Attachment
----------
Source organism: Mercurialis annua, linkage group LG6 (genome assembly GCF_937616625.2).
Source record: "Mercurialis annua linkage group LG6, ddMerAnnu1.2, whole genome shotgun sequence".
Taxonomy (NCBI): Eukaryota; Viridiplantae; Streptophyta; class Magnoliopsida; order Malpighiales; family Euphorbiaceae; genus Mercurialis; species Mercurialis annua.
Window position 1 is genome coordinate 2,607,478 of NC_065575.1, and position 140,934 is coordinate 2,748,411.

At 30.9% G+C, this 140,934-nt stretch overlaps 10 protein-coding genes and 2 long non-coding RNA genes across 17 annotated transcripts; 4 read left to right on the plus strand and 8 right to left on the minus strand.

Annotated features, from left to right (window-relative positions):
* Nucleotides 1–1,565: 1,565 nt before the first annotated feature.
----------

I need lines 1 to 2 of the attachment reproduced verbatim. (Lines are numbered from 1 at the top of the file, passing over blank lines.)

Source organism: Mercurialis annua, linkage group LG6 (genome assembly GCF_937616625.2).
Source record: "Mercurialis annua linkage group LG6, ddMerAnnu1.2, whole genome shotgun sequence".